Flemish Nationalist turning the scale: Belgian general Elections ahead

Belgium, 20 Apr - 03 May 2014
Parties define their positions for upcoming elections ++ French speaking parties reject N-VA state reform proposal ++ Flemish parties try to stand out against N-VA. by Christophe Ponsard
Parties define their positions for upcoming elections


Tension is rising as the national and regional elections of the 25th of May draw closer. The major reasons for this are the continuously high poll numbers for the flemish-nationalists of N-VA and their strong man Bart De Wever, and the leap the far-left list PTB-GO!/PVDA is making.

The rise on of the far-left party, polling around 10% in Brussels and Wallonia, is particularly relevant for the PS, the socialist party of prime minister Elio Di Rupo. It seems that for the first time in decades they would be able to get some seats in the parliament, which would go at the cost of seats for the PS, who see a drop in the ratings that is largely ascribed to the climb of the far-left. Seeing the need to convince voters on the left, the PS has strengthened their attacks on the N-VA. Di Rupo at one point even called the thinking of the party “medieval”, saying that N-VA falsely reduces every debate to a discussion between two homogeneous communities.

Critics of the N-VA agree with Di Rupo’s positions, as the party was campaigning with the message to choose between their model or the PS-model. It even got so far that a debate between Bart De Wever and PS-chairman Paul Magnette was organised to elaborate on their differences, that will get a televised second edition in May, just a good week before the elections. In the meantime the second largest party in Wallonia, the liberal MR, told that they too aren’t willing to form a federal government with the flemish-nationalists.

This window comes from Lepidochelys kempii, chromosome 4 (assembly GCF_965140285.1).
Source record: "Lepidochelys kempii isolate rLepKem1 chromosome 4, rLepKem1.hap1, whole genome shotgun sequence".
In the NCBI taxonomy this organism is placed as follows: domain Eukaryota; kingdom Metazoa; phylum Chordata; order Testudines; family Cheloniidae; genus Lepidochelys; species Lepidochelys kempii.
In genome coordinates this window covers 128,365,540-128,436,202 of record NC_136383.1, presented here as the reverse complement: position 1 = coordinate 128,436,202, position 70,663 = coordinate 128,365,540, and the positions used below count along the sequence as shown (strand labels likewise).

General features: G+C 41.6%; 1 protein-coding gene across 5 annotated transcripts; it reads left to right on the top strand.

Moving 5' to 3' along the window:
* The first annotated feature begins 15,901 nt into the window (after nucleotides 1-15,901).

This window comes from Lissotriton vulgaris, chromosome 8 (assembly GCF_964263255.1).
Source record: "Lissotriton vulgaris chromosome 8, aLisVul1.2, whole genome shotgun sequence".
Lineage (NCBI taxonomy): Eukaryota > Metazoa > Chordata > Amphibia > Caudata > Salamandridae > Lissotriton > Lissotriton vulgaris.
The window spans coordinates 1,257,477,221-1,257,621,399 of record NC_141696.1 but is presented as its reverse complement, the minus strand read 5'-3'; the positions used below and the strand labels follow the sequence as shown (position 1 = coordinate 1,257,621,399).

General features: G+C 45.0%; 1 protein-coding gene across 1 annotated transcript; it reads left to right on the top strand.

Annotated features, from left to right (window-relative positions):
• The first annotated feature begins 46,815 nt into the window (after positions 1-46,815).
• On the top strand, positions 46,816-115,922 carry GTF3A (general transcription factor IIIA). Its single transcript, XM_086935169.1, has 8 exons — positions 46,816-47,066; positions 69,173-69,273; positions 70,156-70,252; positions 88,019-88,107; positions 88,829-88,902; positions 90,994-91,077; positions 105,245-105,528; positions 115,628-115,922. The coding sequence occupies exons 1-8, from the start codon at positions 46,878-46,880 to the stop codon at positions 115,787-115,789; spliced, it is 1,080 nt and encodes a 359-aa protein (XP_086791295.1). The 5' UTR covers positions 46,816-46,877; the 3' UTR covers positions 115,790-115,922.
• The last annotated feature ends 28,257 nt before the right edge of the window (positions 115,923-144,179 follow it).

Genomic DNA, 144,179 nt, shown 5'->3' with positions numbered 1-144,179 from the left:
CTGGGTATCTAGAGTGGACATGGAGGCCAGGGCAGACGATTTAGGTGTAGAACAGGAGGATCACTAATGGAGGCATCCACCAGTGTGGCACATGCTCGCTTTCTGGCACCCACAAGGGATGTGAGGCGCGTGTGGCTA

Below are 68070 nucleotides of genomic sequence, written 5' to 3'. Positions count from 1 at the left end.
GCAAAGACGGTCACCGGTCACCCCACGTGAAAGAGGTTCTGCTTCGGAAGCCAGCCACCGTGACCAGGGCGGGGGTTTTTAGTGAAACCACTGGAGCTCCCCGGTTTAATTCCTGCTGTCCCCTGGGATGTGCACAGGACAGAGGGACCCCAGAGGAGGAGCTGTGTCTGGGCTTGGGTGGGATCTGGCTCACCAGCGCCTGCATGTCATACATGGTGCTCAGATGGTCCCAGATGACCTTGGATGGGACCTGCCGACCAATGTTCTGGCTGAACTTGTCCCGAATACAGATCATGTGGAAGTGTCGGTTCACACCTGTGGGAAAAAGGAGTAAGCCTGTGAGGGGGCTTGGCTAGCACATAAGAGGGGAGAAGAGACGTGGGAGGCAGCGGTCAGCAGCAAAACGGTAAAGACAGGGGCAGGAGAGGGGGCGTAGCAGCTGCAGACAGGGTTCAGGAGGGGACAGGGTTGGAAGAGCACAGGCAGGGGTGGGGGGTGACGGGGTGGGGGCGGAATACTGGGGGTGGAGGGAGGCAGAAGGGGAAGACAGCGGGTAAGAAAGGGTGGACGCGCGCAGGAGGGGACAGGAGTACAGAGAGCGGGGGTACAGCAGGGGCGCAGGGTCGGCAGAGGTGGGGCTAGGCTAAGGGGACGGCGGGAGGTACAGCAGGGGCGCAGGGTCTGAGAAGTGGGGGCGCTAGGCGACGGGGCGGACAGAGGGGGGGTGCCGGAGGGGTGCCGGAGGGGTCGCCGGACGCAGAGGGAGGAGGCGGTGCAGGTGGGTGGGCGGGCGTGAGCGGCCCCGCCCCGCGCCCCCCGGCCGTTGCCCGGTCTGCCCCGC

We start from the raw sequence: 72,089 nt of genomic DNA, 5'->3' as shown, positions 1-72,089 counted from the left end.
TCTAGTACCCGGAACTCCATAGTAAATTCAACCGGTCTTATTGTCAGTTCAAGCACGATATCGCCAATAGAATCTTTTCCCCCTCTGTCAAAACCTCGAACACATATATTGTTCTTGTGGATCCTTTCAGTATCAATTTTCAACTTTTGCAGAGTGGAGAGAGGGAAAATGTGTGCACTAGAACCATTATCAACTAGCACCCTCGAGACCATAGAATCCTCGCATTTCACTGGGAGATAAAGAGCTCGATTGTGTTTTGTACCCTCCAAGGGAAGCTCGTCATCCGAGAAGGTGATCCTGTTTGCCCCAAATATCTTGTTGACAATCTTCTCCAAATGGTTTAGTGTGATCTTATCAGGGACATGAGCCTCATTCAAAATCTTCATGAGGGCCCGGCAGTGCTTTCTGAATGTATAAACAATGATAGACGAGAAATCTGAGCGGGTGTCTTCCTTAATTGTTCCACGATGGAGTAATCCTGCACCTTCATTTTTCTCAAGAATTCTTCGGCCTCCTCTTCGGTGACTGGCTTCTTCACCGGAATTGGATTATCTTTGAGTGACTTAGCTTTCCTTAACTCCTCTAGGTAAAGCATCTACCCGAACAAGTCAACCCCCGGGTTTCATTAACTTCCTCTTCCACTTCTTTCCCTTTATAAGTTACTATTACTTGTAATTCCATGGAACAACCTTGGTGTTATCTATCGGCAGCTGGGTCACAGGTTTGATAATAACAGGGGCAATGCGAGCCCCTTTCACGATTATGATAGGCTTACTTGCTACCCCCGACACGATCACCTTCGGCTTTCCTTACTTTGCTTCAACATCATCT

With that it is now clear that the French-speaking parties will put pressure on the Dutch-speaking parties to drop what is likely to remain the largest party of the land when it’s time to start negotiations. The Flemish socialists of sp.a. already said they wouldn’t join a government with N-VA in it, making it harder for N-VA to find necessary allies.

French speaking parties reject N-VA state reform proposal


Without making article 195 of the constitution available for review, the current federal government recently also boycotted N-VA’s election demand for a new state reform. Even though a new state reform has just been voted the party says it’s a necessary instrument to achieve their socio-economic program.

Not wanting to have any more state reform soon, the French-speaking parties in the federal government refused to put this essential article for a reform up for review. Despite some initial opposition from the Flemish majority ministers, who argued some other valuable laws can be passed with a revision of this article, they eventually got what they wanted. N-VA called this yet another bow to the feet of the French-speaking parties, with vice-chairman Ben Weyts adding that “the traditional forces put anything to work to block change”.